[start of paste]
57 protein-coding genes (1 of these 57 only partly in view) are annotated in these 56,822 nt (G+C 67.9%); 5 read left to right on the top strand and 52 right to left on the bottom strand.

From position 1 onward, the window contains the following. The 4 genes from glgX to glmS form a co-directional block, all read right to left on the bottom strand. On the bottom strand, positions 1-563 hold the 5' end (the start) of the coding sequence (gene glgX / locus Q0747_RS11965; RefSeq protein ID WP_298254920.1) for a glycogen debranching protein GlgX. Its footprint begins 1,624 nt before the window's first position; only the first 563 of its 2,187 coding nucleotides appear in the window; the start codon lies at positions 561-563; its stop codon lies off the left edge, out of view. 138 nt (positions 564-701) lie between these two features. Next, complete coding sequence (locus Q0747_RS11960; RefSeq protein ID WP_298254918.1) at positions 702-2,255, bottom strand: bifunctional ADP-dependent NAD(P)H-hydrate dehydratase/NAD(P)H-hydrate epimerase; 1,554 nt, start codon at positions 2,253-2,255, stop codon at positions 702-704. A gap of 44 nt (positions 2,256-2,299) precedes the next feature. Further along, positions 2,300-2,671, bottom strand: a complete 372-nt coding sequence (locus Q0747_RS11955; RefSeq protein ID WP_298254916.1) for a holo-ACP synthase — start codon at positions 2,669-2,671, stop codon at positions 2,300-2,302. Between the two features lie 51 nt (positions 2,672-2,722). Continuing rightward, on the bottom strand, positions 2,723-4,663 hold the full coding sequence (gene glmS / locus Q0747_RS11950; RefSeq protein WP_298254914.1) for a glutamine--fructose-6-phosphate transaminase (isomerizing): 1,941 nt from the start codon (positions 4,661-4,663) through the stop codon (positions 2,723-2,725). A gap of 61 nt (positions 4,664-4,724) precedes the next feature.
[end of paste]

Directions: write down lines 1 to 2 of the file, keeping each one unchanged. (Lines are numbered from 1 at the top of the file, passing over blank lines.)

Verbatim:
57 protein-coding genes (1 of these 57 only partly in view) are annotated in these 56,822 nt (G+C 67.9%); 5 read left to right on the top strand and 52 right to left on the bottom strand.

From position 1 onward, the window contains the following. The 4 genes from glgX to glmS form a co-directional block, all read right to left on the bottom strand. On the bottom strand, positions 1-563 hold the 5' end (the start) of the coding sequence (gene glgX / locus Q0747_RS11965; RefSeq protein ID WP_298254920.1) for a glycogen debranching protein GlgX. Its footprint begins 1,624 nt before the window's first position; only the first 563 of its 2,187 coding nucleotides appear in the window; the start codon lies at positions 561-563; its stop codon lies off the left edge, out of view. 138 nt (positions 564-701) lie between these two features. Next, complete coding sequence (locus Q0747_RS11960; RefSeq protein ID WP_298254918.1) at positions 702-2,255, bottom strand: bifunctional ADP-dependent NAD(P)H-hydrate dehydratase/NAD(P)H-hydrate epimerase; 1,554 nt, start codon at positions 2,253-2,255, stop codon at positions 702-704. A gap of 44 nt (positions 2,256-2,299) precedes the next feature. Further along, positions 2,300-2,671, bottom strand: a complete 372-nt coding sequence (locus Q0747_RS11955; RefSeq protein ID WP_298254916.1) for a holo-ACP synthase — start codon at positions 2,669-2,671, stop codon at positions 2,300-2,302. Between the two features lie 51 nt (positions 2,672-2,722). Continuing rightward, on the bottom strand, positions 2,723-4,663 hold the full coding sequence (gene glmS / locus Q0747_RS11950; RefSeq protein WP_298254914.1) for a glutamine--fructose-6-phosphate transaminase (isomerizing): 1,941 nt from the start codon (positions 4,661-4,663) through the stop codon (positions 2,723-2,725). A gap of 61 nt (positions 4,664-4,724) precedes the next feature.